The Tribune Democrat, Johnstown, PA

November 10, 2012

In the Spotlight | Air Force retiree in Somerset has positive impact on youth

Frank Sojak
fsojak@tribdem.com

JOHNSTOWN — When retired Air Force Chief Master Sgt. Paul D. Moreau was fighting in Iraq and Afghanistan, he and fellow soldiers also provided humanitarian assistance.

When he retired in 2009 after 30 years of service, the Somerset area man no longer had to fight, but still saw the need for humanitarian service.

Moreau is doing that in a number of ways.

As the lead teacher of the Air Force Junior ROTC program at Somerset Area High School, Moreau has his 89 students involved in a program that helps the community.

On the last Thursday of each month, the students, along with other Somerset-area organizations, help the Greater Pittsburgh Community Food Bank to distribute produce in Somerset, Moreau said.

Each person in need gets about 50 pounds of produce, he said.

“We help them through the line and help them to carry the food to their vehicles,” Moreau said.

He pointed out that the program assists people who range from parents with little children to the elderly.

“We make it easier for them,” Moreau said.

On Veterans Day, his students conduct an assembly at school to honor local veterans.

On Memorial Day, the students help with the flag-raising ceremony in a program hosted by the Somerset County commissioners at the county courthouse, he said. Also participating in the program are American Legion and Veterans of Foreign Wars posts.

“What’s going on in the classroom is pretty awesome,” Moreau said about the ROTC program.

Moreau and his assistant, retired Air Force Maj. Andrew DiVivo of Somerset, work to instill values such as integrity, service before self and excellence in the students.

They also conduct programs that boost self-esteem and teach citizenship, he said.

In addition to his paid position as an ROTC instructor, Moreau donates his time at the district’s two elementary schools to reinforce values being taught to students at home and in the classroom.

Moreau also is a volunteer with the Somerset County Juvenile Drug Court.

Once a week, he mentors youths who appear before the court.

“I think it’s one of the most important things that I do,” he said. “I see that I’m making a positive impact in these young people’s lives.

“I do that by just being with them, talking to them and showing them how to conduct their lives.”

Moreau, who is close to earning a master’s degree in human services, also serves on the Somerset County Citizens Advisory Board for Children and Youth Services and Juvenile Probation.

Moreau also donates his time as a motivational speaker at Twin Lakes Center, a drug- and alcohol-rehabilitation program in the Somerset area.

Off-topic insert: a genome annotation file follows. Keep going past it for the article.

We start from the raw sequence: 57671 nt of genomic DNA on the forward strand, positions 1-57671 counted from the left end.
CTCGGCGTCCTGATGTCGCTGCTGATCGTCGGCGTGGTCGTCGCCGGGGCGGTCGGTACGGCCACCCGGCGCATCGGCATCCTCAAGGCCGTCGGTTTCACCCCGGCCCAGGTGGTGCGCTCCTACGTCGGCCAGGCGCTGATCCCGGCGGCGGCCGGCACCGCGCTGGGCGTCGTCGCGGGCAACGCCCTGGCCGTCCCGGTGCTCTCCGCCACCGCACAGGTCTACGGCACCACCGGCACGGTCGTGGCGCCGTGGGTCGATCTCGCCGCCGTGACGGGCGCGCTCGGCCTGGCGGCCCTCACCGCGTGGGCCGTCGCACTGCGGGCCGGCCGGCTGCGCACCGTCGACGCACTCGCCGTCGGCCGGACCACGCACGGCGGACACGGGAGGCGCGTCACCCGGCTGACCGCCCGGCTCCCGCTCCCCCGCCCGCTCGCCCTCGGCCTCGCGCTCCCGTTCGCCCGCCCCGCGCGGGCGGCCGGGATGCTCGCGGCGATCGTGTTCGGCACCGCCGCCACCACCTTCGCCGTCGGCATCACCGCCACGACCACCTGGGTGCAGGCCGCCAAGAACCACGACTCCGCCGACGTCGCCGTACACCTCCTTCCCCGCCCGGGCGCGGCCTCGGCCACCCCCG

“It’s quite satisfying because you never know how many people you are helping to make a positive change in their lives,” he said.

Moreau is impressed with how many people in the Somerset area generously give of themselves to help others.

“I’m following their footsteps,” he said. “I’m relatively new to the area, but I am a member of the community and am trying to be part of it.”

Moreau, is a native of the Boston area, while his wife of 25 years, Lorraine, is a Pittsburgh native who also is retired from the Air Force. They moved to the Somerset area in 2009 to be near family members.

They have two sons in the Marines: Paul, a lieutenant, and John, a corporal.

Somerset County Commissioner Joe Betta said Moreau is a dedicated, selfless, military stalwart who sets an example for others to emulate.

Moreau cares about the young people and attends just about every youth activity in Somerset County to support them, he said.

Krista S. Mathias, Somerset Area School District superintendent, said Moreau has been a very nice addition to the community.

His work in various community organizations sets a good example for young people, she said.

Mary Alice Emert is a licensed clinical social worker who has a private practice in Somerset called Somerset Counseling Services. She said Moreau’s enthusiasm in helping teens make the transition to adulthood with integrity is remarkable.

Emert is on the drug court team with Moreau, a judge and others. She said Moreau does a great job as a mentor for the program.

He advises young people by giving examples of his own life and military experience. That helps youths see things differently and helps them develop responsibility, self-respect and integrity, she said.

“His passion and dedication to motivating youths to develop higher morals and values has been a huge asset to our team,” she said.

Moreau’s last assignment before leaving the Air Force was serving as command chief master sergeant of the Second Air Force at Keesler Air Force Base in Biloxi, Miss. In that capacity, he was responsible to the commander on matters concerning the welfare, effective utilization, professional development and readiness of the enlisted members at the base.